Ruth Woodliff-Stanley

Year B

Second Sunday of Advent

In the Wild Place

December 6, 2020

Revised Common Lectionary

This week’s lessons beckon us to go to the edge between what is known and what is mystery to us, in the hopes that there we might encounter the holy.

Business & Technology

When Opportunity Resides Along the Edges

Alan Lewis, Dan McKone

Harvard Business Review

Article about the value of developing an "edge mindset" to capture the opporutnities for one's business that lie at the edges.

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Education & Communication

Borderland: A Journey Along The Changing Frontier

Steve Inskeep

Story of a group who travled over 2000 miles along the U.S.-Mexico border absorbing stories and encountering life at the edge between two lands.

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Arts & Architecture

The Peace of Wild Things

Wendell Berry

Wendell Berry's poem about the peace of wild things.

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Science & Nature

18 Of The Best Wilderness Photos From The Smithsonian’s “Wilderness Forever” Photo Contest

The Smithsonian

Photographs capturing the wild.

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When have you gone to the edge of familiar things, and what have you found there?


We’re quite familiar with headlines grabbing our attention these days. “Vaccine approval on its way!” “Strange monolith found in Utah desert!” “Georgia Senate races head to runoff!”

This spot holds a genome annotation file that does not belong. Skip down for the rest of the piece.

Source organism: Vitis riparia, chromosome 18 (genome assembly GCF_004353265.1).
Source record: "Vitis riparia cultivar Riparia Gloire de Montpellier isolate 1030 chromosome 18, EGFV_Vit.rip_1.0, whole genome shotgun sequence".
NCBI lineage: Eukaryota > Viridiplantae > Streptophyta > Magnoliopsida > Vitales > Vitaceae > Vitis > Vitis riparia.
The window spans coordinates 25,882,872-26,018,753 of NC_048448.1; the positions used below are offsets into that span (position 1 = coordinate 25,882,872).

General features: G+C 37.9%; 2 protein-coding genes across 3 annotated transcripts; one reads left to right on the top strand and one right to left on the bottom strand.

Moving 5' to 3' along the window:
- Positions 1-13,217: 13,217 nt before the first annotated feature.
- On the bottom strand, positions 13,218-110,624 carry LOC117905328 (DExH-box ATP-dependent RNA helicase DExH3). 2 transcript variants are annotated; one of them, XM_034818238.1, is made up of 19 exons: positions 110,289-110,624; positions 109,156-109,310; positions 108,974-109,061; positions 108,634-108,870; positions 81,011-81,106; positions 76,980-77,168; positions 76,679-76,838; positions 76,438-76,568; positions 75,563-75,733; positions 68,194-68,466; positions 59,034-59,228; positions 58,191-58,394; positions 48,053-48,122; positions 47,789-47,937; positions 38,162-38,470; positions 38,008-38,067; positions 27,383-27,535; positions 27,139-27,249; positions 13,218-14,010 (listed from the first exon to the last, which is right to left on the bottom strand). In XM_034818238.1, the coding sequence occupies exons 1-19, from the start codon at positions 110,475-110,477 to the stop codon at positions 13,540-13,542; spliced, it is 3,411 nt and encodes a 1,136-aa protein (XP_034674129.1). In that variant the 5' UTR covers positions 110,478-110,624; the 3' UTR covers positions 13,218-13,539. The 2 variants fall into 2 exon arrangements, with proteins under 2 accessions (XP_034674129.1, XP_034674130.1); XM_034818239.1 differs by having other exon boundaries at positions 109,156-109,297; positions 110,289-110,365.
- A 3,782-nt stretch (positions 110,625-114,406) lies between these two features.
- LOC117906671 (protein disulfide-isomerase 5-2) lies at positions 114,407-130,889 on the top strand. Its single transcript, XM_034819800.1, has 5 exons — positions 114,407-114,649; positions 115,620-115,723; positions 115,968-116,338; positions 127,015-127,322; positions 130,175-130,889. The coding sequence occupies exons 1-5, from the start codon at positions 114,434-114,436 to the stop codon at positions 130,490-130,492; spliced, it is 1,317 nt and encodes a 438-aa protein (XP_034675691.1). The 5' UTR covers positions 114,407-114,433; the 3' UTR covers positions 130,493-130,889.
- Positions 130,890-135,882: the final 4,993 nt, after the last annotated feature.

The people who lived in John’s times were no different. In their day, the term “Good news” was part of their regular media intake. But it was often used as a form of propaganda—to announce everything from military victories to the ascent of a new emperor.“Good News!” Caesar Augustus has ascended as Emperor!” “Good News! The Empire prevailed in battle!”

So, Mark uses this familiar phrase as a kind of co-opting of the term from the Empire, to announce salvation to the people. “The beginning of the Good News!” This is how he frames the story he is about to tell.

Then, quoting scripture his readers would have known—from the prophets Malachi—and Isaiah—he proclaims a messenger—who will prepare the way. Malachi says this messenger will come to the Temple; Isaiah says he’ll be in the wilderness.

Mark’s opening proclamation points to a tension that will run throughout the gospel—the tension between the Temple and all centers of power and the wilderness—the untamed wild places that were home to those who had no power. Mark’s first task is to make clear that John brings the message not in the Temple—the center of power—but in the wilderness. Isaiah had it right. *

(*Concept of the tension between Malachi’s text and Isaiah’s and how the gospeler Mark uses the two comes from the work of Ched Myers, Marie Dennis, Joseph Nangle, Cynthia Moe-Lobeda, and Stuart Taylor in Say to the Mountain: Mark’s Story of Discipleship).

For Israel, the wilderness was the place of exile, the place where demons chased you and identity was lost. It was a place of struggle, a place where the chosen people wandered. It was not the center of life, but the frightening edge. It is also true that there is opportunity at the edge. Because it is there that the wild and tame parts of life can meet.

In today’s business and technology lesson, the Harvard Business review calls our attention to the concept of “ecotones”—places where seemingly disparate elements of enterprise meet. Here, Lewis and McKone tell us, lies a place of great opportunity. To capture it, we must develop an “edge mindset,” a capacity to think beyond our usual patterns. Such was the type of thinking the group in today’s education and communication lesson engaged as they embarked on a more than 2000 mile journey, weaving intentionally across the U.S.-Mexico border to absorb the threads that weave between our two cultures. It is at the edge that we can find the peace of wild things to which the poet Wendell Berry points and that the photographs curated by the Smithsonian capture.